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The "Linking Routes with LinkTo" Lesson is part of the full, Ember Octane Fundamentals course featured in this preview video. Here's what you'd learn in this lesson:

Mike utilizes Ember's LinkTo element within the sidebar component's HTML file to route clicks on the logout button to the login page.

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Transcript from the "Linking Routes with LinkTo" Lesson

[00:00:00]
>> Mike North: So the next thing I wanna do is deal with the idea of a link. So who can tell me what happens if I create just an A tag the way you would create a link in static HTML? If I were to create that and click on that, what am I telling a browser to do,

[00:00:20]
>> Mike North: In static HTML land?
>> Speaker 2: Navigate.
>> Mike North: Navigate, that's a full page load, a full document request that you make to another page. And that's not what we want in a single page app. We want a native-like experience. The whole point of a single page app is you load once at the beginning and then we create the illusion of page loads by tearing down some HTML and replacing it with some other stuff.

[00:00:48] And we get this nice opportunity to have a loading spinner or something like that while we wait to go from point A to point B. So we can't just have a regular link like we would have if we were using HTML with no Java Script, multiple very static pages.

[00:01:06] So Amber gives us a tool for this and what we're gonna do as an example for a link is hook up this logout button that's in, if you go to slash teams and look at the bottom of the sidebar in the chat UI, here is this log out button and currently clicking it does nothing.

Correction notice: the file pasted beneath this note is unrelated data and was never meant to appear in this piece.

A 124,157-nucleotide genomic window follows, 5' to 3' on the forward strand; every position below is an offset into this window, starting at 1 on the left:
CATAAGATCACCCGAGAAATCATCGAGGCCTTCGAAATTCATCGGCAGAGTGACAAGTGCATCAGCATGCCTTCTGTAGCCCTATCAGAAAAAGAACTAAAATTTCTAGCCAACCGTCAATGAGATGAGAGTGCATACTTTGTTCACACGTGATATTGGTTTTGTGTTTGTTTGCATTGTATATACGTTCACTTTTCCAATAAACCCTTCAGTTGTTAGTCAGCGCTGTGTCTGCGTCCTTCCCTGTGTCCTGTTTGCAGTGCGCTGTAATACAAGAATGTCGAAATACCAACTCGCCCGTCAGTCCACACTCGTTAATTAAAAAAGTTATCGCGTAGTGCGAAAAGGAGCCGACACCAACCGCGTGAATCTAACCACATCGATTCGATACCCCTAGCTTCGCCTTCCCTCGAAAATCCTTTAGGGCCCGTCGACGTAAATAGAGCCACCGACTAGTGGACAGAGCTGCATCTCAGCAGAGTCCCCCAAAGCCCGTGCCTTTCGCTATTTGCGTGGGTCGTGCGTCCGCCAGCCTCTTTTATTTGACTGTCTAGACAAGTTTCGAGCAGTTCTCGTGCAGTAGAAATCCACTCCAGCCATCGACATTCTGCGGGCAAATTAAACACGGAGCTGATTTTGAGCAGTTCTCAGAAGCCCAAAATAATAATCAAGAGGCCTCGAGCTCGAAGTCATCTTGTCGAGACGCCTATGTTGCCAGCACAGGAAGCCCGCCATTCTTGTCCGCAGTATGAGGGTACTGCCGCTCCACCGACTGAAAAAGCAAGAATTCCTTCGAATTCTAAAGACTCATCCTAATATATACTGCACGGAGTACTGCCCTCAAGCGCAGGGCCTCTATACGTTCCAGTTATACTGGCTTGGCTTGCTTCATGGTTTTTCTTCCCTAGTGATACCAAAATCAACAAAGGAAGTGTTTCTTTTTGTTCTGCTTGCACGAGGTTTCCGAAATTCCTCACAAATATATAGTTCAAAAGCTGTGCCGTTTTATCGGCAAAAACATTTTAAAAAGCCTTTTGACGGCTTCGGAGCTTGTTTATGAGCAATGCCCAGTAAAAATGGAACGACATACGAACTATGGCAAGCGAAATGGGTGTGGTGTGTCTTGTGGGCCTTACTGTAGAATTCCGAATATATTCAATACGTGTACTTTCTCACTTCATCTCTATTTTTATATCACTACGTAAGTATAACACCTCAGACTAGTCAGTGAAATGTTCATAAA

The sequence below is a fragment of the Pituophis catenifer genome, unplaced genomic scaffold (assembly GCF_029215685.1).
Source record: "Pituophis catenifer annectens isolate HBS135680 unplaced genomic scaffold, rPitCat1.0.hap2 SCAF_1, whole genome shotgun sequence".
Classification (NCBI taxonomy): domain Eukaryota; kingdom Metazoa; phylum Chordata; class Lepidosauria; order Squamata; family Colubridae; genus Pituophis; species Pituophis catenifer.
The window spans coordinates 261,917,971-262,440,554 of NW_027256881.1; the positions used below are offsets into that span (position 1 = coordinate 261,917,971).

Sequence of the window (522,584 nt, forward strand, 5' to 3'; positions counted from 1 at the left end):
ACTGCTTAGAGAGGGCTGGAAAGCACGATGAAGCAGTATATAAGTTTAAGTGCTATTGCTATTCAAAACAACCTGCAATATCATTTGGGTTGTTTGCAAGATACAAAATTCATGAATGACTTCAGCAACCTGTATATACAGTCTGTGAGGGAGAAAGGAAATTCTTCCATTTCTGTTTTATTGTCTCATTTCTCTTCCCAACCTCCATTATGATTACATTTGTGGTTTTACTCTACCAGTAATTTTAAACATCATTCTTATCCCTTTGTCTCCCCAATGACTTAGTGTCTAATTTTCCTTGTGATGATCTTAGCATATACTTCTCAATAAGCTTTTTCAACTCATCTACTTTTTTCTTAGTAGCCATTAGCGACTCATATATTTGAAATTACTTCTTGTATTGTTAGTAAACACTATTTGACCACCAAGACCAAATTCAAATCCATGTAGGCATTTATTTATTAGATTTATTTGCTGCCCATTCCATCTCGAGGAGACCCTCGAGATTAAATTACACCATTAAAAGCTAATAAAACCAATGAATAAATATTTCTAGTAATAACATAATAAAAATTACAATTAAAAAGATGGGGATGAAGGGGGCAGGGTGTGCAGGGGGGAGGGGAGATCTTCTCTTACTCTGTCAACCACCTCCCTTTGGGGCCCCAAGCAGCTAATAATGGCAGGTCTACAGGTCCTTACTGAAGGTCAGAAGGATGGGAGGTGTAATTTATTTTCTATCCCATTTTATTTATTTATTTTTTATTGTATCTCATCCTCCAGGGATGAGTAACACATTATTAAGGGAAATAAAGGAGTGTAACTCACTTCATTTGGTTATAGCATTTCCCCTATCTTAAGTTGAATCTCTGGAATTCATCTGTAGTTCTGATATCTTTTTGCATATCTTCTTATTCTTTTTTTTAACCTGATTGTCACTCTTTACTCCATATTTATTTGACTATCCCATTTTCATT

[00:01:26] But it's pretty reasonable to assume that if you log out maybe one should find themselves at the log in screen, right? They're not authenticated anymore, they sorta have been exited out of the app. So,
>> Mike North: Let's make this change. We're going to go to app/templates/components, and the team-sidebar.

[00:01:55] That's where this button exists, and we're gonna see if we can find it at the bottom. There it is, Logout, and it's a button so we're gonna change this. We don't wanna alter the the resultant HTML, but we're gonna change this so that it uses Ember's routing mechanism.

[00:02:13] And we'll do this by changing the button to a component that comes with Ember for free.
>> Mike North: And it's called link two, and if we were to save this, we've got problems and the error is telling us we must provide at least one of the following. Route model or models or a query.

[00:02:39] So this is telling us that, okay, you've attempted to create a link, but you haven't told me what the destination is, it needs more information. So we'll give it that information. What's the name of the page with the sign in screen, with the route that we just created?

[00:02:55]
>> Speaker 3: Log in.
>> Mike North: Log in, great. Login so that's where we're going. And we can leave this class string as is, we don't have to touch it. This is one of the great things about glymour components. This is very clearly something that we're passing to the component for use.

[00:03:16] It's data that's gonna be used somewhere, HTML attributes like this. They can sorta be passed through very naturally. So you can treat it like you would treat a div or spam. So we've got route login and if we save that, no more error message. But if I inspect this thing I can see that in this nice tool tip here it's kinda hard to see but there's an a tag it's not a button anymore.

[00:03:45] Well, we can customize this a little bit by just saying tagname button and now we don't get the underlining behavior and if we hover over that thing. Now we can see that it is in fact a button, so that's great.
>> Mike North: And let's just make sure our tests are passing.

[00:04:11]
>> Mike North: They are, so this is the end of Step5, we have added routing to our application.